• Future investment and expansion opportunities that will help preserve and expand the competitive position of the DeVos Place Convention Center.
  • Potential development of a new multi-purpose soccer stadium in Grand Rapids that will allow for a higher level professional play, as well as various other sport and entertainment activities.
  • Potential development of a new large-scale amphitheater in Grand Rapids, partnered with numerous cultural, entertainment, adventure and other assets that can improve quality of life for regional residents and attract new visitors.

Addressing the first point, Katz said the convention center could add a TV production studio, food & beverage operations within the convention space, specifically for locally sourced products. 

On the matter of the second point, developing a plan for a soccer stadium, Kaatz said they are looking at maybe using spaces like the downtown post office, Calder Plaza or other area spaces for expansion. Kaatz also said there would need to be an ownership group, someone to own the team, and that the USL – United Soccer League – is interested in Grand Rapids. 

In regards to an Amphitheater, Kaatz could envision maybe 25 concerts a year, maybe picnic at the pops, plus booking other business events at the site. He also said the space should be a community gathering space, that doesn’t necessary need the Amphitheater for events like PRIDE or beer festivals.

Kaatz then talked about what else could go on the site, such as commercial development, which would put activities right on the water front. Kaatz made it clear that this whole development project will tie into the Whitewater project, which would include other activities, like an Urban water park, space to relax, for picnics and an outdoor adventure center.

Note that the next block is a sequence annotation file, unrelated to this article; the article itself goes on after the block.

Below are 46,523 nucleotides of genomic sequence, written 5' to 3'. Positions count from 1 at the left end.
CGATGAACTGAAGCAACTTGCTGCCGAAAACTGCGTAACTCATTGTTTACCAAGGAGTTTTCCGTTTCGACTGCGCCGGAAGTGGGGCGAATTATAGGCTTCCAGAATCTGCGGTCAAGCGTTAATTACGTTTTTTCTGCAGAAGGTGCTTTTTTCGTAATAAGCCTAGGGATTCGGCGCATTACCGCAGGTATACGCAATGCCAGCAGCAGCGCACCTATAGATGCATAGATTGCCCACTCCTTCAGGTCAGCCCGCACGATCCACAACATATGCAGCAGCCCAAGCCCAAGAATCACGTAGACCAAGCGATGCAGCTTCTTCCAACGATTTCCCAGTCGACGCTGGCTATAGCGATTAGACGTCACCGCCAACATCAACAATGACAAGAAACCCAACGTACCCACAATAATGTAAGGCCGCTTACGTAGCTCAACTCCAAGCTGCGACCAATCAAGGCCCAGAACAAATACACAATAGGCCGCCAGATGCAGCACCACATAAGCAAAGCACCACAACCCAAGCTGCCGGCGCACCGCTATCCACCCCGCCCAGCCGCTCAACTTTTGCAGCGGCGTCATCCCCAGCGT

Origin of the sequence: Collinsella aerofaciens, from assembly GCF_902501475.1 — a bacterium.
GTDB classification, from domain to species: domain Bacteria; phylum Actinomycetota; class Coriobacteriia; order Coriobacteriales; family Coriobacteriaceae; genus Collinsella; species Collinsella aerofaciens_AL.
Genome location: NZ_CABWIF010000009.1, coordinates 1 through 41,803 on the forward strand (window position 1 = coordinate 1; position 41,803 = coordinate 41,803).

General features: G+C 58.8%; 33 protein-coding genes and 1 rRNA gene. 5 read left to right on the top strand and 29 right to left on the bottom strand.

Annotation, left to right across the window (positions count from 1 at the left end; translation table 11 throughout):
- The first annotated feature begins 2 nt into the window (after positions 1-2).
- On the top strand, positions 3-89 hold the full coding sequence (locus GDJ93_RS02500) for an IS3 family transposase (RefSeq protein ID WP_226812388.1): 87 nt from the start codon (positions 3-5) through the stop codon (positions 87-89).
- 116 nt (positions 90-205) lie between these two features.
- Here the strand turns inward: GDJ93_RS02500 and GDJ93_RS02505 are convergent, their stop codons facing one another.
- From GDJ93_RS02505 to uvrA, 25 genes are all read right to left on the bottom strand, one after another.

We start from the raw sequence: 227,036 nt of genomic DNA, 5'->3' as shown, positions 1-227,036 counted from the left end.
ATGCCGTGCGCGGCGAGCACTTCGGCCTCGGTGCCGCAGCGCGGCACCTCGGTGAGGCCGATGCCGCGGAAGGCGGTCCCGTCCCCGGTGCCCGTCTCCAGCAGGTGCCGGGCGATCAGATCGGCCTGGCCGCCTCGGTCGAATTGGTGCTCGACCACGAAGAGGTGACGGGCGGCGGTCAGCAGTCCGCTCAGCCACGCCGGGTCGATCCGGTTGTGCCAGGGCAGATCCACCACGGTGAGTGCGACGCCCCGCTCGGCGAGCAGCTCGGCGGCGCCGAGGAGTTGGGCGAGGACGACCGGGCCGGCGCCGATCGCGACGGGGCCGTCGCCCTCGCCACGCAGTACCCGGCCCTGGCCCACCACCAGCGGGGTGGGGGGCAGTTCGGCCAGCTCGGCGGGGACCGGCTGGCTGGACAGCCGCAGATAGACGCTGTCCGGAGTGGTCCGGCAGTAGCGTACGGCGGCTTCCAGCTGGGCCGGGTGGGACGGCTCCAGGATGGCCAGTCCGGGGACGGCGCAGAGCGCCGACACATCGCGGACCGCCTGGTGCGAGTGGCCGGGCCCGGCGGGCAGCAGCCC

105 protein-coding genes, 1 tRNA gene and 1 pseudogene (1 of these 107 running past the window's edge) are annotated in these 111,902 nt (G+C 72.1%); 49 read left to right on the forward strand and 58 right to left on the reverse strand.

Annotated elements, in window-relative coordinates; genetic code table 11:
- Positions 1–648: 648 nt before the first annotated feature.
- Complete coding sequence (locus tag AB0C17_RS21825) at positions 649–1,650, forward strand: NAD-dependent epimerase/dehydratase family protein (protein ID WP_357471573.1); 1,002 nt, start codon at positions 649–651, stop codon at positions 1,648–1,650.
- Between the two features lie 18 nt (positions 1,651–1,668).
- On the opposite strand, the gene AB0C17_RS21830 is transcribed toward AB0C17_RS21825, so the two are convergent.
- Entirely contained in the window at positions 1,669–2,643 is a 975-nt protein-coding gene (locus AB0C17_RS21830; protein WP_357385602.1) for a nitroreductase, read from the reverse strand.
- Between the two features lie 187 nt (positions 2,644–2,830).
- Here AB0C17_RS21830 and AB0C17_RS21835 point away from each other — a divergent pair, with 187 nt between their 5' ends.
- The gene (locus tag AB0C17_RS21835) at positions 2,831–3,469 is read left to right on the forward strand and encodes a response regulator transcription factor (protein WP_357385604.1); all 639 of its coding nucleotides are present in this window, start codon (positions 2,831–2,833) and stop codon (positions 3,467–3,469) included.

The Econ Club event was then opened up to a Q&A portion that was facilitated by former Gov. Engler Press Secretary John Truscott. Actually, Truscott did not allow anyone to verbally ask questions and he controlled the content of the questions that were sent to him, often re-phrasing what was asked.

Tom Welch, from Fifth Third Bank and co-chair of Grand Action 2.0, also made it clear that this larger project would follow the public/private partnership, which really means that the private sector gets to be the primary beneficiary, with the public meaning local government, who will provide public dollars, without public input. 

There were a few other questions that seemed rather inconsequential and than Dick DeVos wrapped up the comments by stating that, “this is the perfect time to develop ideas.” DeVos then said he saw COVID as a “hiatus.” This comment not only demonstrates that he gets to see the pandemic from a highly privileged position, while thousands contract the disease in Kent County and the death toll climbing daily. Dick DeVos then said he has his own term for COVID, but said he wouldn’t share what it is. As someone who has followed the DeVos family for decades, I would speculate that Dick DeVos sees the pandemic as a form of Disaster Capitalism, which means that the private sector will be able to capitalize on the harm an push things through that will benefit those with power, while the rest of us are just trying to survive.